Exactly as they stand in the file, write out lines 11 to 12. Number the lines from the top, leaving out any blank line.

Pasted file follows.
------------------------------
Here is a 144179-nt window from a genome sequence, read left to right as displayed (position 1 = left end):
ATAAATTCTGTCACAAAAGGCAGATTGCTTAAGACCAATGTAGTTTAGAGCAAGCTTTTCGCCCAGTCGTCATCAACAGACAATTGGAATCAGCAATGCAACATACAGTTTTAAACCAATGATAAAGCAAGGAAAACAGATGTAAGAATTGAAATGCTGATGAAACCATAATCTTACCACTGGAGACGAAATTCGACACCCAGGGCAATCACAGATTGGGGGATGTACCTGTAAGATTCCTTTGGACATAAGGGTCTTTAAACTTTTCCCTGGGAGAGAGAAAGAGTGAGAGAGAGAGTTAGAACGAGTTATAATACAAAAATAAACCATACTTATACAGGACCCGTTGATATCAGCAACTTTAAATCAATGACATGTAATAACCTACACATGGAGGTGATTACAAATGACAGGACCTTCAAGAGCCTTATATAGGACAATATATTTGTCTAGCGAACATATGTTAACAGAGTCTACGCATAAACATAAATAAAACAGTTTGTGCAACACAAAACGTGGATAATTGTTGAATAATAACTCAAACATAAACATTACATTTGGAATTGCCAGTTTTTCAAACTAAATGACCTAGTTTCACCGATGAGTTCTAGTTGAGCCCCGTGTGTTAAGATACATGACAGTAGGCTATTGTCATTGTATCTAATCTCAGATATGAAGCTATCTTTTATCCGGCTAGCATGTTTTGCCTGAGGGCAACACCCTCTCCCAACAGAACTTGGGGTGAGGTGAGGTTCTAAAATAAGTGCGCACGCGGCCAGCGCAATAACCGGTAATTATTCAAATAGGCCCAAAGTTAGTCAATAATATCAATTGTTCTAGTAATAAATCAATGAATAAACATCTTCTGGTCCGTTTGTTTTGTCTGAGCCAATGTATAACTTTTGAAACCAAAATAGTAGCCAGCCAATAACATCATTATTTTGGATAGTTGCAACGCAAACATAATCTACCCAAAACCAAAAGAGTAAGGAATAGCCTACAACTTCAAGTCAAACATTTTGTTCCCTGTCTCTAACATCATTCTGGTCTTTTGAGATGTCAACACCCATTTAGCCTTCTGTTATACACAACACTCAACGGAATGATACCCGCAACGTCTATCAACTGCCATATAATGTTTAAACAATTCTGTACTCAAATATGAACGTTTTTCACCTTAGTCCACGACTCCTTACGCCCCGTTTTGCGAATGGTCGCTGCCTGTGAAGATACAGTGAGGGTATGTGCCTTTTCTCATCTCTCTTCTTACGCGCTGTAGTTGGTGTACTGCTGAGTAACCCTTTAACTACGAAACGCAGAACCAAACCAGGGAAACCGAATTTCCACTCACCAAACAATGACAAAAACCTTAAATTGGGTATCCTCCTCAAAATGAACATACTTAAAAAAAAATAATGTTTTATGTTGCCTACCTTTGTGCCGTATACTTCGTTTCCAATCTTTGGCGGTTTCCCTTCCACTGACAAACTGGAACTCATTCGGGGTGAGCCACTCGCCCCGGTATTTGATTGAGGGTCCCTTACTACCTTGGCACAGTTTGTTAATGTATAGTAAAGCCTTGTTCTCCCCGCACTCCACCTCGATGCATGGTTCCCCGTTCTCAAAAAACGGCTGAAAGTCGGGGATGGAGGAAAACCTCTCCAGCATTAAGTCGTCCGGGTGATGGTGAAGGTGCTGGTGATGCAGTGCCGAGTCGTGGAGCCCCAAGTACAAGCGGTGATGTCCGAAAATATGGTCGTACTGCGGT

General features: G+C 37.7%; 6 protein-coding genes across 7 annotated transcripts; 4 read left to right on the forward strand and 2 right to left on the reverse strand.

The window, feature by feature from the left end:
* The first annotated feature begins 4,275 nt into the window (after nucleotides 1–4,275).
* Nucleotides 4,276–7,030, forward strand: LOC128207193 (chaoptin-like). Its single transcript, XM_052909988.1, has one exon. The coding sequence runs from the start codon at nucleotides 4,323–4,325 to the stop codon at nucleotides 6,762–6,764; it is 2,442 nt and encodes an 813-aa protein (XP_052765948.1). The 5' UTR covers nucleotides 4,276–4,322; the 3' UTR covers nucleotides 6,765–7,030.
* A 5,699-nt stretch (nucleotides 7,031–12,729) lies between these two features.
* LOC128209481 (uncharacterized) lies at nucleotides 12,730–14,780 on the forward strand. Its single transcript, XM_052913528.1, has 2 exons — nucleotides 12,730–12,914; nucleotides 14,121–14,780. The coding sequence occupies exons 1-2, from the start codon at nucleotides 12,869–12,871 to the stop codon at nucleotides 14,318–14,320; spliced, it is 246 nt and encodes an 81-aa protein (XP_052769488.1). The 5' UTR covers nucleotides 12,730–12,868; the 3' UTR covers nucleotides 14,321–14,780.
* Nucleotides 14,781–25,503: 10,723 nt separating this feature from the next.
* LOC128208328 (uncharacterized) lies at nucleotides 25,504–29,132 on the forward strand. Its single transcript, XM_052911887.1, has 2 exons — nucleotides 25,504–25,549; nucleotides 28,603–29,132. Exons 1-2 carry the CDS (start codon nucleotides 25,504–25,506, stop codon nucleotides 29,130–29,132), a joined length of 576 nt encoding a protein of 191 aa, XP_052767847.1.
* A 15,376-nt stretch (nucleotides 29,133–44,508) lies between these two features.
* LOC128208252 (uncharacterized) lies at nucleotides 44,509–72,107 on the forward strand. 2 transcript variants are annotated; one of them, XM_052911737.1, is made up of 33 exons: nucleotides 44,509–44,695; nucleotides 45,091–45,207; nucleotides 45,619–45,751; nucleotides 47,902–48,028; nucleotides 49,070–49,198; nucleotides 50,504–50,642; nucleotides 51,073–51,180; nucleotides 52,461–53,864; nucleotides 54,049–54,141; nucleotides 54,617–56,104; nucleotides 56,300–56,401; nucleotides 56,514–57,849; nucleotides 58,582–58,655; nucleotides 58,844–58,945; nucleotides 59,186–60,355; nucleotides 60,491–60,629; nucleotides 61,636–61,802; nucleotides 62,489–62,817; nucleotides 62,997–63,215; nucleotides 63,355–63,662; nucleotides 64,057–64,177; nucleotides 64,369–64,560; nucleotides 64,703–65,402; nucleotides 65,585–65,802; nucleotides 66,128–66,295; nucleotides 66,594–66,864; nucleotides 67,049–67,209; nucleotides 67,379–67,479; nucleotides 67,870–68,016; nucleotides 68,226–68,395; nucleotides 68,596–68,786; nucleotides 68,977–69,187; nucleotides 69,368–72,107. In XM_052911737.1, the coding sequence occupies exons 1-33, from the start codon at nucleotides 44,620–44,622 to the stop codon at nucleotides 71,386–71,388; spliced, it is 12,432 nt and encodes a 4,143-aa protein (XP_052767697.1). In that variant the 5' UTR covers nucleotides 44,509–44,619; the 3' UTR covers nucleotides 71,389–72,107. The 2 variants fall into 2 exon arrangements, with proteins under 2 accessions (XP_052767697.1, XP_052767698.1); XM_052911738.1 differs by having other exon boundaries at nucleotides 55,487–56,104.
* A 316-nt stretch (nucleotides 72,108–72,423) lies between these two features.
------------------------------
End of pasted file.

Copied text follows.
* A 15,376-nt stretch (nucleotides 29,133–44,508) lies between these two features.
* LOC128208252 (uncharacterized) lies at nucleotides 44,509–72,107 on the forward strand. 2 transcript variants are annotated; one of them, XM_052911737.1, is made up of 33 exons: nucleotides 44,509–44,695; nucleotides 45,091–45,207; nucleotides 45,619–45,751; nucleotides 47,902–48,028; nucleotides 49,070–49,198; nucleotides 50,504–50,642; nucleotides 51,073–51,180; nucleotides 52,461–53,864; nucleotides 54,049–54,141; nucleotides 54,617–56,104; nucleotides 56,300–56,401; nucleotides 56,514–57,849; nucleotides 58,582–58,655; nucleotides 58,844–58,945; nucleotides 59,186–60,355; nucleotides 60,491–60,629; nucleotides 61,636–61,802; nucleotides 62,489–62,817; nucleotides 62,997–63,215; nucleotides 63,355–63,662; nucleotides 64,057–64,177; nucleotides 64,369–64,560; nucleotides 64,703–65,402; nucleotides 65,585–65,802; nucleotides 66,128–66,295; nucleotides 66,594–66,864; nucleotides 67,049–67,209; nucleotides 67,379–67,479; nucleotides 67,870–68,016; nucleotides 68,226–68,395; nucleotides 68,596–68,786; nucleotides 68,977–69,187; nucleotides 69,368–72,107. In XM_052911737.1, the coding sequence occupies exons 1-33, from the start codon at nucleotides 44,620–44,622 to the stop codon at nucleotides 71,386–71,388; spliced, it is 12,432 nt and encodes a 4,143-aa protein (XP_052767697.1). In that variant the 5' UTR covers nucleotides 44,509–44,619; the 3' UTR covers nucleotides 71,389–72,107. The 2 variants fall into 2 exon arrangements, with proteins under 2 accessions (XP_052767697.1, XP_052767698.1); XM_052911738.1 differs by having other exon boundaries at nucleotides 55,487–56,104.